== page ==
The US and Japan have agreed plans to halve the number of US marines stationed on the island of Okinawa and to boost military ties.
Okinawans have long complained about the presence of US bases
Some 7,000 marines are to relocate to the US Pacific territory of Guam under plans agreed at talks in Washington.
US and Japanese forces will also set up joint operations and share bases, and cooperate on intelligence and training.
The moves are part of a joint strategy to dismantle static defences in order to confront new threats like terrorism.
US Secretary of State Condoleezza Rice and Defence Secretary Donald Rumsfeld were joined by their Japanese counterparts in Washington for the talks.
The US has had tens of thousands of troops in Japan, its most important Asian ally, since the end of World War II.
The decision to reduce the numbers in Okinawa, where about three-quarters of the US force is based, is likely to be popular with local residents, correspondents say.
About half of all US troops in Japan are based on Okinawa
The locals have long complained about the crime, pollution and noise from US bases - and Japan has been pushing for a redeployment of troops.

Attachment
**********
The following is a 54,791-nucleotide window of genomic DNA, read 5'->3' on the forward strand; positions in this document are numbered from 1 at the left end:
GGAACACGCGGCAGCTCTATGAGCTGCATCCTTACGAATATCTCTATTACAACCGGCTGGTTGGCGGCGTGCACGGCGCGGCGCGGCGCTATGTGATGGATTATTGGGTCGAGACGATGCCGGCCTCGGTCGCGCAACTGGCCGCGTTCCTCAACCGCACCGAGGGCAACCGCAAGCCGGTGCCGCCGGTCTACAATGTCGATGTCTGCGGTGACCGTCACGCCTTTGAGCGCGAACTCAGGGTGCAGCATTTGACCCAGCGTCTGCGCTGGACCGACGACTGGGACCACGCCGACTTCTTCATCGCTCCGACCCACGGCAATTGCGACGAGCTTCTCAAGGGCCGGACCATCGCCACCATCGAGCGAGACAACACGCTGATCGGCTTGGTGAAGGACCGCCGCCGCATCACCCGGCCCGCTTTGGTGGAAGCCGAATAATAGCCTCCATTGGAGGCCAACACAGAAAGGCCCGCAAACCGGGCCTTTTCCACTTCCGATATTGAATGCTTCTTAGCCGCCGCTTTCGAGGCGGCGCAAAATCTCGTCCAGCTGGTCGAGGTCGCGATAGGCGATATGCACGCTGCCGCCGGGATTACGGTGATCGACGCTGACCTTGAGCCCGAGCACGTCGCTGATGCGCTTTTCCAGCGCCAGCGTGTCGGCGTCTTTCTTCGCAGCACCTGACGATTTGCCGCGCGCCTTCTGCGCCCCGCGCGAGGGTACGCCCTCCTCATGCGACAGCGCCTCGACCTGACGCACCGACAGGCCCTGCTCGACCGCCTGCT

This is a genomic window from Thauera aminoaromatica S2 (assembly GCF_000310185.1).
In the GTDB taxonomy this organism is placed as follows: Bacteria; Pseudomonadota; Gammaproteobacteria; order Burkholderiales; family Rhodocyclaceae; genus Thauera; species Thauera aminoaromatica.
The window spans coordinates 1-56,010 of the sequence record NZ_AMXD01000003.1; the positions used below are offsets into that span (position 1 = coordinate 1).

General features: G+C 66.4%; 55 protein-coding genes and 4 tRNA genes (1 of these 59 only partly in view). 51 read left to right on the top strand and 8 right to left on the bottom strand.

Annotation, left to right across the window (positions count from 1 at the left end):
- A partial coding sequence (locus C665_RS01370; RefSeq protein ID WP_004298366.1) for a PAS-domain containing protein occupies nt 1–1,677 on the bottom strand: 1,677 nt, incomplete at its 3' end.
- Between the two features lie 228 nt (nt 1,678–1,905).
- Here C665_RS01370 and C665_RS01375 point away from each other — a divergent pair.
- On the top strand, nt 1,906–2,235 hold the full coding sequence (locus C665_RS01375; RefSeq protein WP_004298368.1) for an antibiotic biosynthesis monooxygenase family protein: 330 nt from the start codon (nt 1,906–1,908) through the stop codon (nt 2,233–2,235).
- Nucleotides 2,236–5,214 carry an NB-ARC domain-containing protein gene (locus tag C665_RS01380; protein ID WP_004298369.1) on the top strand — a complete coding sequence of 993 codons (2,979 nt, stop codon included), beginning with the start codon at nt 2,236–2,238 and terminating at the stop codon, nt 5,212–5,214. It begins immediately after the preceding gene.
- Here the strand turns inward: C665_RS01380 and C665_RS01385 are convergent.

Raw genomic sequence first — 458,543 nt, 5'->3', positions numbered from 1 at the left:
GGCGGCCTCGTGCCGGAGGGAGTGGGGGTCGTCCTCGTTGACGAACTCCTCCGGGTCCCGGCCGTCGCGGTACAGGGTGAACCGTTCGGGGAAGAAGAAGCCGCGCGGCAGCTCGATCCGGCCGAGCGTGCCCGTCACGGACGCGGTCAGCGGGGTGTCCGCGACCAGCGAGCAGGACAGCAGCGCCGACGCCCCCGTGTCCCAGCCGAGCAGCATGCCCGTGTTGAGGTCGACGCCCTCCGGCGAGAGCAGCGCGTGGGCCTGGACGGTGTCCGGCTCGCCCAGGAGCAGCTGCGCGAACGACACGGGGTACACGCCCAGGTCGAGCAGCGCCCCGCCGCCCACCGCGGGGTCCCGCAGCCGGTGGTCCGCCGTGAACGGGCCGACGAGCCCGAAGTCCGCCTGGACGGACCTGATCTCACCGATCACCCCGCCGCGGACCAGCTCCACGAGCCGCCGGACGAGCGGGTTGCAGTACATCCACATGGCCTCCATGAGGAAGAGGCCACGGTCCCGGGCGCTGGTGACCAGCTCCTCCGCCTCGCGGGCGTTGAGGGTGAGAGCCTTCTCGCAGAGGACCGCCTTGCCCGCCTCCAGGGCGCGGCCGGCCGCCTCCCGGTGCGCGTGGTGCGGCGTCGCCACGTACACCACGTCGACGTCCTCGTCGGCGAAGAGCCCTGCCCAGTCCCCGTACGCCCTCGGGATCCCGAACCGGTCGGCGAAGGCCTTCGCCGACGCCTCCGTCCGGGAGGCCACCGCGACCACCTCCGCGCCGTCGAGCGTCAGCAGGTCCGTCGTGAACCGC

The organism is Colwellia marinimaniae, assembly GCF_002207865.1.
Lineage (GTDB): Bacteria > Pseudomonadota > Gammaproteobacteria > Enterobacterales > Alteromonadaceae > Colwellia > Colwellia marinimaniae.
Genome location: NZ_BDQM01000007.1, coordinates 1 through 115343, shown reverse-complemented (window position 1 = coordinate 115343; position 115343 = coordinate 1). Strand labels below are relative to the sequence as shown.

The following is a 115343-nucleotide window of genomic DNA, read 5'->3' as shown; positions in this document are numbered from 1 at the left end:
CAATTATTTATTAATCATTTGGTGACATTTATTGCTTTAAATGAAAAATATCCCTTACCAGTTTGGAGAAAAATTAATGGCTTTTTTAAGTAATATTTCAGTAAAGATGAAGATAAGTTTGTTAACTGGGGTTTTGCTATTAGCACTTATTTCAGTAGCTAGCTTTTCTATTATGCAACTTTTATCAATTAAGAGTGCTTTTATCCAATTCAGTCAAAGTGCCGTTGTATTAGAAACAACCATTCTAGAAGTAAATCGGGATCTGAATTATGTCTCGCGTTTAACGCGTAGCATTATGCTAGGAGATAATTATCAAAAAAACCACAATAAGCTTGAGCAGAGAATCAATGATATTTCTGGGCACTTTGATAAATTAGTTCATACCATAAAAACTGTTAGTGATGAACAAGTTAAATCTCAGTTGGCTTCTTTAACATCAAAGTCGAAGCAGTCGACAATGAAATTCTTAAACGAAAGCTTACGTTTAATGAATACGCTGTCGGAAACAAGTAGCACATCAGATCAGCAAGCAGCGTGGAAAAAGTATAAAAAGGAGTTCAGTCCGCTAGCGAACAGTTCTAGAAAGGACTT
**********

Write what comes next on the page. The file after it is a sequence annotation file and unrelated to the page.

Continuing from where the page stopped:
Three days ago, the US agreed it would relocate a military base on Okinawa from Futenma to Camp Schwab, near Henoko.
Japan has made a commitment to expand its own defence forces, which will train and operate alongside the US troops.
Tokyo has also agreed to the deployment of a powerful X-band radar, used to track long-range ballistic missiles, on its territory.
Earlier this week, Japan agreed to allow a US nuclear-powered aircraft carrier to be stationed in its waters for the first time from 2008.
At the same time, the US is looking for ways to make its military more flexible, stretched as it is by the continuing missions in Iraq and Afghanistan, the BBC's Chris Hogg in Tokyo says.
The Bush administration wants Japan to take a more active role in maintaining regional security, and it wants US and Japanese forces to be integrated more closely.
But because of Japan's past militarism, its neighbours - in particular China and South Korea - are wary of any move it makes away from its post-war pacifist stance, our correspondent says.
Japan's government also has problems selling such policies to its own people.
Many are wary of their prime minister's closeness to President George Bush, our correspondent adds, and will be unhappy if the redeployment of US troops from Okinawa means a greater military presence on their own doorstep.